Our global network of pharmacovigilance experts reflects deep local knowledge and operational capabilities in over 160 countries, including places like Burkina Faso and Fiji where local pharmacovigilance expertise may be scarce. We are very proud to be able to say that the sun never sets on a case, because we can provide 24/7 case processing as work seamlessly transitions across time zones.

Team diversity is crucial for handling various product types. For example, biotechnologists and geneticists focus on gene therapies, while our medical doctors concentrate on their respective specializations and therapeutic areas. Our robust training academy ensures a continuous influx of skilled graduates, maintaining an optimal mix of junior and senior expertise, from case intake to quality control.

Regarding diversity, equity, and inclusion, we have long been ahead of the trend, with leadership distributed globally and equal opportunities offered regardless of global location. At the same time, we also have a wonderful mix of representation in terms of gender equality, with a significant proportion of women in leadership roles, reflecting the broader composition of our team. Our leadership's diversity in nationality, gender, sexual orientation, and experience contributes to a rich, innovative, and collaborative environment where we are able to challenge one another and be good sparring partners while embracing that diversity of thought.

DA: Can you elaborate on some of your branded solutions, like PV Consult and PV Transition?

SA: PVConsult emerged from recognizing that the challenges we encounter in leveraging technology are common across the industry. Our unique advantage is that we routinely engage with various client systems and technologies, which enables us to evaluate and test a multitude of products. This positions us to advise clients effectively on selecting the right technology stack tailored to their needs. Unlike pure technology firms, as SMEs in pharmacovigilance, we offer an unbiased and profound assessment of these technologies, considering their downstream impact.

PVConsult is designed to guide clients through technology transformation, from articulating roadmaps to selecting vendors, testing user requirements, and even validation. It’s a comprehensive partnership that assists organizations in achieving their technology goals within pharmacovigilance.

For mergers and acquisitions, we offer PVTransition and PVIntegrate. These services are tailored to the integration challenges that arise when companies merge. They provide bespoke consultancy, from gap analysis to process rewriting, ensuring a smooth transition and harmonization of pharmacovigilance systems.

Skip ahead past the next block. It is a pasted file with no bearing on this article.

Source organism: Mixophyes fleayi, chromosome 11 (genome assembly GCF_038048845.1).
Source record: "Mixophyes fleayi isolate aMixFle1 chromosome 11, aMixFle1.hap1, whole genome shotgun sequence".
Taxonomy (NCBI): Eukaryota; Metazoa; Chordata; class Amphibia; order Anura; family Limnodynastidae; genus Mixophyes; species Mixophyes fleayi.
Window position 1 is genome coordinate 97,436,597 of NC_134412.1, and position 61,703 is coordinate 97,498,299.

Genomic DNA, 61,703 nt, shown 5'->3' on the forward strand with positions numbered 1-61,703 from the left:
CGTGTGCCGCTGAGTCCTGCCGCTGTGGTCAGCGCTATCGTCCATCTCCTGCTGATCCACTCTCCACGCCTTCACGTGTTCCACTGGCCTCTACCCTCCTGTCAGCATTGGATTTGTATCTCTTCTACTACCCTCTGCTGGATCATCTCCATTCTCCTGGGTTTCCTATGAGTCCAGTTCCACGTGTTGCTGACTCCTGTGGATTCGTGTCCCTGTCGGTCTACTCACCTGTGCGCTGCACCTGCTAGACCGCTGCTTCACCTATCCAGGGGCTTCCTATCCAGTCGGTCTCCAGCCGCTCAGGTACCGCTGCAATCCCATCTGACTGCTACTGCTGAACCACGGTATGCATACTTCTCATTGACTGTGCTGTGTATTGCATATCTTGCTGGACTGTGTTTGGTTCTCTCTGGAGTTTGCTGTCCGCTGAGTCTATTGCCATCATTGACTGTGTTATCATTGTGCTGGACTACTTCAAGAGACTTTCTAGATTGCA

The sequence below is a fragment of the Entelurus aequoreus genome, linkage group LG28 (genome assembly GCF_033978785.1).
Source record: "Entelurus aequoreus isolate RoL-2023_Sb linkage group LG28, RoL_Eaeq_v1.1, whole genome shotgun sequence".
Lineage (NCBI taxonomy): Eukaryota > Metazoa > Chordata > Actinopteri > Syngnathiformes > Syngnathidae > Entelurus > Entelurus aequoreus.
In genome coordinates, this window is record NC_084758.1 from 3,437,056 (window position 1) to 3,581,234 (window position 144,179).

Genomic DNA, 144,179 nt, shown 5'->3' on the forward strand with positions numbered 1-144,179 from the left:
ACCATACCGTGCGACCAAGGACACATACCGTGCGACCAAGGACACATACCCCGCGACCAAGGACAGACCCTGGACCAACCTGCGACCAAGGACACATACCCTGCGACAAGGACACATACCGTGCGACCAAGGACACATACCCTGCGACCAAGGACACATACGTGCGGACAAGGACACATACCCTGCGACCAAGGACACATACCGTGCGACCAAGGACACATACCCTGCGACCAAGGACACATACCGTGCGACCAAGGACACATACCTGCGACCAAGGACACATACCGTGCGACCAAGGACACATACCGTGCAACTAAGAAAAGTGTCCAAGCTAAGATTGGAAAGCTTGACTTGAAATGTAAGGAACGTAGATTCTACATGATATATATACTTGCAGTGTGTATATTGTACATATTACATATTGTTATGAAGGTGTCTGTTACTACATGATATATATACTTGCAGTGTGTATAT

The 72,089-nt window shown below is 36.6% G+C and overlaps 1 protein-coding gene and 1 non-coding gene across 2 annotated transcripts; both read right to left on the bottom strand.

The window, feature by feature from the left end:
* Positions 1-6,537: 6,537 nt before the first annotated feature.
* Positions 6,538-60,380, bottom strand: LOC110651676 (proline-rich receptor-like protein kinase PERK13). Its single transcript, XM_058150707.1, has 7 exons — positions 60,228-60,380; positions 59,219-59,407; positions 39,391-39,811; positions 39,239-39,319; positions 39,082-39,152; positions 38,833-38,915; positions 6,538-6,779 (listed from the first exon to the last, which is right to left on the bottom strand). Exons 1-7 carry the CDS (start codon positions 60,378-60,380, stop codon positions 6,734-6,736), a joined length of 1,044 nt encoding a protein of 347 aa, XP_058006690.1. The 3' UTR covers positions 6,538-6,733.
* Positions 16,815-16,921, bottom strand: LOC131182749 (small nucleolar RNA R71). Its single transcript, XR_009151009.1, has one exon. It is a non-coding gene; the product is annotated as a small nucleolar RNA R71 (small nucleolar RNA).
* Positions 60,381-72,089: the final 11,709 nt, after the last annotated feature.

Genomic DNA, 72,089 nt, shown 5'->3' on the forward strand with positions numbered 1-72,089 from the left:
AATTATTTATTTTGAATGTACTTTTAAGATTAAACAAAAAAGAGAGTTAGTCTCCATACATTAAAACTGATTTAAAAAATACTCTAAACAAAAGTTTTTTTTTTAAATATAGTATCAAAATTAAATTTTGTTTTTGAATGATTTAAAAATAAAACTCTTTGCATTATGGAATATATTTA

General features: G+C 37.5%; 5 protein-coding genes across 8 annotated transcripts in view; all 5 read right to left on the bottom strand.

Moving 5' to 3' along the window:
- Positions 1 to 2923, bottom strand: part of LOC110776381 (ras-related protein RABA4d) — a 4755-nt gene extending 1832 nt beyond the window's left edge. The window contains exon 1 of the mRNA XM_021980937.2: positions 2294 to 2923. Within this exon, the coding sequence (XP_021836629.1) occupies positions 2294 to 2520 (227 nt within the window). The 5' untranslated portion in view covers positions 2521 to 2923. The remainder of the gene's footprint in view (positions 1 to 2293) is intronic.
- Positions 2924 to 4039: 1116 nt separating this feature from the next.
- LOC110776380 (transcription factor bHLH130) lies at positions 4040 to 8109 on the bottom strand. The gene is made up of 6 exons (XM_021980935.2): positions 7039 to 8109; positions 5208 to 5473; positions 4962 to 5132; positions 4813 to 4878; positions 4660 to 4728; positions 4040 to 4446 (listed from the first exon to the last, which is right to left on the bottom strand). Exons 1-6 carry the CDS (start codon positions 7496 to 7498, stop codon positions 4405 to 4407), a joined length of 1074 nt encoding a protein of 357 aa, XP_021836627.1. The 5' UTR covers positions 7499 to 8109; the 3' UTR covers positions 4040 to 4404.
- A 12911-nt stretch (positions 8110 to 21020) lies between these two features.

PVTransition specializes in maintaining case processing while transitioning technology or service providers — like keeping a plane flying while rebuilding it or traversing a mobius strip that twists and turns while it continues. It requires a distinct skill set to manage ongoing operations during such a pivot. We have a team of PV Transition “ninjas” who are experienced in ensuring seamless switches without disruptions, while things are in flux, to ensure that nothing falls through the gaps.

The other solution we offer is PVExpert, which provides frontline support to address regulatory inquiries, share best practices, and advise on strategic or specific pharmacovigilance issues. It’s like having a “phone a friend” option for high-level guidance or to address targeted challenges, allowing customers to benefit from our extensive knowledge, expertise, and experience.

DA: Looking ahead, what do you see as the most significant challenges and opportunities for the pharmacovigilance sector and for PrimeVigilance?

SA: I’m very excited about the future. Outsourcing in pharmacovigilance is projected to grow at a very healthy rate until at least 2030. The sector is expanding, driven by an explosion in data. With rising chronic disease prevalence and disease complexity, as well as increased use of AI-enabled call centers, we anticipate the volume of adverse events reports to increase. The rise of AI with wearable technology will also lead to even greater surges in data, and innovations in social listening and diverse data collection avenues will amplify the sources for adverse event detection. This creates a promising landscape for service providers amid a trend toward greater outsourcing.

Regulations are also becoming more stringent, and more territories and geographies are developing their own regulatory requirements. China is a good example; they really started in 2019 and are now issuing more regulations each month than the FDA and the EMA combined.

With tightening regulations, increased disease complexity, and a data boom, the outlook for pharmacovigilance is optimistic.

The primary challenge lies in integrating technology, which also presents opportunities to enhance public health protection with more timely quality assessments and insights into signaling and benefit–risk analysis.

Lastly, the escalating costs of drug development, especially in the post-COVID era, are putting pressure on governments that have overspent on healthcare and need to balance their budgets and on drug companies to develop more affordable healthcare solutions, which affects service providers as margins tighten. This financial constraint reinforces the importance of technology to reduce costs without compromising quality, offering solutions and a reason for to be optimistic about the future of the industry and the pharmacovigilance sector.